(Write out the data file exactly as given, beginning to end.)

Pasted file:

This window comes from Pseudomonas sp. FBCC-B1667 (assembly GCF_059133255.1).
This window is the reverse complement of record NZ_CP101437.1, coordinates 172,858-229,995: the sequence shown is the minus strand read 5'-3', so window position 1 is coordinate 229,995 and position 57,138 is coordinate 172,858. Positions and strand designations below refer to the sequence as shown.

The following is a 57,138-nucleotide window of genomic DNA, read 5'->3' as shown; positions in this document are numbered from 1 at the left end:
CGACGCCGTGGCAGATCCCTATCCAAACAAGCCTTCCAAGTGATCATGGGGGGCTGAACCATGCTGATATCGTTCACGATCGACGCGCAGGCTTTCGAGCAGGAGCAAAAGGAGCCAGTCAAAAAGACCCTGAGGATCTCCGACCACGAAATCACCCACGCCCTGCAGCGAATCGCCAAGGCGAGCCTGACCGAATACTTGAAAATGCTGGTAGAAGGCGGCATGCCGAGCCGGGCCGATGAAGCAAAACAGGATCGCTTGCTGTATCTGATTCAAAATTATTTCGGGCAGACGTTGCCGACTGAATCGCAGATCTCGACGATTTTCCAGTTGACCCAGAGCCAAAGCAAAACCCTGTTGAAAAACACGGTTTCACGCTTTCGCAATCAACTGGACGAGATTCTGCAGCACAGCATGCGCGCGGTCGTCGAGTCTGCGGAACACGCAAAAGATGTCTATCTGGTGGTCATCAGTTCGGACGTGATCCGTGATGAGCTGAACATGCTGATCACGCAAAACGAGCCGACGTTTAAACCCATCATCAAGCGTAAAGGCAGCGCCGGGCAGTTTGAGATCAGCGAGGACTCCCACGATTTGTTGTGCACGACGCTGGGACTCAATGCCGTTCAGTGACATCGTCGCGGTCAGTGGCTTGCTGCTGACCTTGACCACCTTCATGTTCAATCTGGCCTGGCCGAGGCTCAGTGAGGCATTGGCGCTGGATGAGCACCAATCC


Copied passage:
This window comes from Pseudomonas sp. FBCC-B1667 (assembly GCF_059133255.1).
This window is the reverse complement of record NZ_CP101437.1, coordinates 172,858-229,995: the sequence shown is the minus strand read 5'-3', so window position 1 is coordinate 229,995 and position 57,138 is coordinate 172,858. Positions and strand designations below refer to the sequence as shown.

The following is a 57,138-nucleotide window of genomic DNA, read 5'->3' as shown; positions in this document are numbered from 1 at the left end:
CGACGCCGTGGCAGATCCCTATCCAAACAAGCCTTCCAAGTGATCATGGGGGGCTGAACCATGCTGATATCGTTCACGATCGACGCGCAGGCTTTCGAGCAGGAGCAAAAGGAGCCAGTCAAAAAGACCCTGAGGATCTCCGACCACGAAATCACCCACGCCCTGCAGCGAATCGCCAAGGCGAGCCTGACCGAATACTTGAAAATGCTGGTAGAAGGCGGCATGCCGAGCCGGGCCGATGAAGCAAAACAGGATCGCTTGCTGTATCTGATTCAAAATTATTTCGGGCAGACGTTGCCGACTGAATCGCAGATCTCGACGATTTTCCAGTTGACCCAGAGCCAAAGCAAAACCCTGTTGAAAAACACGGTTTCACGCTTTCGCAATCAACTGGACGAGATTCTGCAGCACAGCATGCGCGCGGTCGTCGAGTCTGCGGAACACGCAAAAGATGTCTATCTGGTGGTCATCAGTTCGGACGTGATCCGTGATGAGCTGAACATGCTGATCACGCAAAACGAGCCGACGTTTAAACCCATCATCAAGCGTAAAGGCAGCGCCGGGCAGTTTGAGATCAGCGAGGACTCCCACGATTTGTTGTGCACGACGCTGGGACTCAATGCCGTTCAGTGACATCGTCGCGGTCAGTGGCTTGCTGCTGACCTTGACCACCTTCATGTTCAATCTGGCCTGGCCGAGGCTCAGTGAGGCATTGGCGCTGGATGAGCACCAATCC